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South End Library’s Seventh Annual Easter Egg Hunt Will Be Ready For You and Yours in Library Park, Sunday April 20, at 11:00 AM SHARP

2014 April 15
by marleen

eeh -2-The South End Library offers many wonderful programs, including those that  bring you this year’s winners of literary awards.  Such as the Pulitzer (Megan Marshall, “Margaret Fuller: A New American Life”); New England PEN (Doug Bauer: “What’s Next: Matters of Life and Death”); a  Guggenheim Fellowship (Chris Castellani, “All This Talk of Love”); and the First Annual Fenway Writers Contest (Allison Barnet, “South End Character”).

And then there’s the beloved South End Library Easter Egg Hunt: that’s when everyone wins: the kids, the parents, the bunny, the park, the library and spring defeating  winter. Easter eggs have been filled with poems, chocolate and knock-knock jokes. The Easter bunny has been recruited and his costume rented. The Parks Department has issued a permit. Area D4  Police will help residents cross Tremont Street. Volunteers have been recruited for setting up and taking down. We will have a separate section safe for tots. All we need is good weather (on order, too) and YOU. See you there at 11:00 AM sharp. There’s no mercy for late-comers.

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Poet and Afghan War Veteran Colin D. Halloran Will Read from his Award-winning Debut Collection, “Shortly Thereafter,” Tuesday, April 8, at 6:30 PM at the South End Library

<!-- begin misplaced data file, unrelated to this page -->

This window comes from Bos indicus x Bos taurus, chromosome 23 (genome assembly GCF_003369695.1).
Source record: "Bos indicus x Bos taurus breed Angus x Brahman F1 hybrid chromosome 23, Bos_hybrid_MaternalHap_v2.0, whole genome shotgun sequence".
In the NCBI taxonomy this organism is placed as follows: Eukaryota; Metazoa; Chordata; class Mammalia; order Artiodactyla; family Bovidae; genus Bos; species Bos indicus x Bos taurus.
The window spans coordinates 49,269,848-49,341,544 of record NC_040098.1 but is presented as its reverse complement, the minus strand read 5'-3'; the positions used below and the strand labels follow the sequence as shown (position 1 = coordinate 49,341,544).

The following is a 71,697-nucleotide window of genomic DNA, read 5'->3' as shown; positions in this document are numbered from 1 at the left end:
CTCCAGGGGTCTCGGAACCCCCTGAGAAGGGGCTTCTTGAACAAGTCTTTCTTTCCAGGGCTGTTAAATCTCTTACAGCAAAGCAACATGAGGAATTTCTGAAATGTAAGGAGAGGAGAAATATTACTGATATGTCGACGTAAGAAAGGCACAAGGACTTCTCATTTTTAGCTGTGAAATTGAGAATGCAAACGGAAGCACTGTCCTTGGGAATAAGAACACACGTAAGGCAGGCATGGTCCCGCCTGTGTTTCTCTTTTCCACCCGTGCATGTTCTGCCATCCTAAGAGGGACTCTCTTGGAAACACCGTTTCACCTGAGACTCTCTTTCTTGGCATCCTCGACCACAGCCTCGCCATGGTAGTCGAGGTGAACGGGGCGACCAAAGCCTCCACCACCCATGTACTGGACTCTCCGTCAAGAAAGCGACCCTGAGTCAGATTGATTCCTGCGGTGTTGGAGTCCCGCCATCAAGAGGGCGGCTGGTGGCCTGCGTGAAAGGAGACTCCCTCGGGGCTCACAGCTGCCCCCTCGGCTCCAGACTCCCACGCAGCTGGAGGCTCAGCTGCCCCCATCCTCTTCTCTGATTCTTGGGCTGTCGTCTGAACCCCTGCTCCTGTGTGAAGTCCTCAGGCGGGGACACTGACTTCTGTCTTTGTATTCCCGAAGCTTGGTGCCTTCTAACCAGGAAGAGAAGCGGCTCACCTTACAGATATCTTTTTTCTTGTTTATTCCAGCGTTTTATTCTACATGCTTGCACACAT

2014 April 5
by marleen
HalloranIn an article about war writing by soldiers in the current issue of The New Yorker, George Packer notes there seems to be a lag time of about five years between deployment and publication. A lot of recent war literature by American war veterans has been from Iraq, but now the Afghanistan vets are coming out with their literary achievements. Colin D. Halloran‘s work, who will read at the South End branch this coming Tuesday, April 8, falls within that category.
After serving with the US Army there, Halloran became a secondary English and French teacher while completing his MFA at Fairfield University. He also finished his debut poetry collection, Shortly Thereafter, and developed a lecture/workshop series on the subject of understanding war through poetry. He works with students and teachers, and is an advocate for veterans and civilian education on veteran issues.  His Shortly Thereafter won the 2012 Main Street Rag Poetry Award.
The event is free. Seating is limited. Authors reading next at the South End Library are listed below. The library is fully handicapped-accessible.
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Tuesday, April 29:

 Anita Shreve, award-winning author of numerous books of fiction, including the international bestseller The Pilot’s Wife, which was made into a movie of the same name and was an Oprah Book Club selection. Her new novel, Stella Bain,  has just come out to excellent reviews in the Boston Globe.

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Wednesday, May 14:

Pablo Medina, an acclaimed Cuban-American poet (The Man who Wrote on Water) and novelist, whose latest book, Cubop City Blues, just came out in paperback.  The South End resident has received fellowships from the Oscar B. Cintas Foundation, state arts councils of New Jersey and Pennsylvania, the National Endowment for the Arts, the Rockefeller Foundation and the John Simon Guggenheim Memorial Foundation. He is a professor in the Department of  Writing, Literature and Publishing at Emerson College.